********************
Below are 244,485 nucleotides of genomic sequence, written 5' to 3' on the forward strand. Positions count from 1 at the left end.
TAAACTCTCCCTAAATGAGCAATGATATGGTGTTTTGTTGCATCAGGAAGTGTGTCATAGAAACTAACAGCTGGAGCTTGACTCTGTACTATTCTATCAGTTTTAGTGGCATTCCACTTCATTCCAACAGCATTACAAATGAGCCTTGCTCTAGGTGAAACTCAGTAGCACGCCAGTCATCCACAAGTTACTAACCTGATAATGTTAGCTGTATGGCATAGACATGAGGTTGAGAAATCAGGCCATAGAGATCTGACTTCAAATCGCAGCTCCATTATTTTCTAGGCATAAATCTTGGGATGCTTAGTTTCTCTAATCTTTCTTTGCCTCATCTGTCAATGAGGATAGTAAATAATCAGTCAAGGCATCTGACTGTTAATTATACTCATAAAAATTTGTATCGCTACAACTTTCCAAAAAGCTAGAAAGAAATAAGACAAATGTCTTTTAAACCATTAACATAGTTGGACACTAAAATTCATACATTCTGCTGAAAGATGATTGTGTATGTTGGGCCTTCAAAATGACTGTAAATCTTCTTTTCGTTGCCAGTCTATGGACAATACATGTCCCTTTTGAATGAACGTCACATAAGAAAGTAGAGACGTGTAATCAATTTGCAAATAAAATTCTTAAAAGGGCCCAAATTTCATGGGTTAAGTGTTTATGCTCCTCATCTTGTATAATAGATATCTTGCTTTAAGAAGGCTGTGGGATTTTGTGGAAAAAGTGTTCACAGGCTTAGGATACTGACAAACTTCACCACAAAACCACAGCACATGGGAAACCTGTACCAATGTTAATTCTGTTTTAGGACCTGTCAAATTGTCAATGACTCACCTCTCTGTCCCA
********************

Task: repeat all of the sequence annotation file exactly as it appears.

Below are 244,485 nucleotides of genomic sequence, written 5' to 3' on the forward strand. Positions count from 1 at the left end.
TAAACTCTCCCTAAATGAGCAATGATATGGTGTTTTGTTGCATCAGGAAGTGTGTCATAGAAACTAACAGCTGGAGCTTGACTCTGTACTATTCTATCAGTTTTAGTGGCATTCCACTTCATTCCAACAGCATTACAAATGAGCCTTGCTCTAGGTGAAACTCAGTAGCACGCCAGTCATCCACAAGTTACTAACCTGATAATGTTAGCTGTATGGCATAGACATGAGGTTGAGAAATCAGGCCATAGAGATCTGACTTCAAATCGCAGCTCCATTATTTTCTAGGCATAAATCTTGGGATGCTTAGTTTCTCTAATCTTTCTTTGCCTCATCTGTCAATGAGGATAGTAAATAATCAGTCAAGGCATCTGACTGTTAATTATACTCATAAAAATTTGTATCGCTACAACTTTCCAAAAAGCTAGAAAGAAATAAGACAAATGTCTTTTAAACCATTAACATAGTTGGACACTAAAATTCATACATTCTGCTGAAAGATGATTGTGTATGTTGGGCCTTCAAAATGACTGTAAATCTTCTTTTCGTTGCCAGTCTATGGACAATACATGTCCCTTTTGAATGAACGTCACATAAGAAAGTAGAGACGTGTAATCAATTTGCAAATAAAATTCTTAAAAGGGCCCAAATTTCATGGGTTAAGTGTTTATGCTCCTCATCTTGTATAATAGATATCTTGCTTTAAGAAGGCTGTGGGATTTTGTGGAAAAAGTGTTCACAGGCTTAGGATACTGACAAACTTCACCACAAAACCACAGCACATGGGAAACCTGTACCAATGTTAATTCTGTTTTAGGACCTGTCAAATTGTCAATGACTCACCTCTCTGTCCCA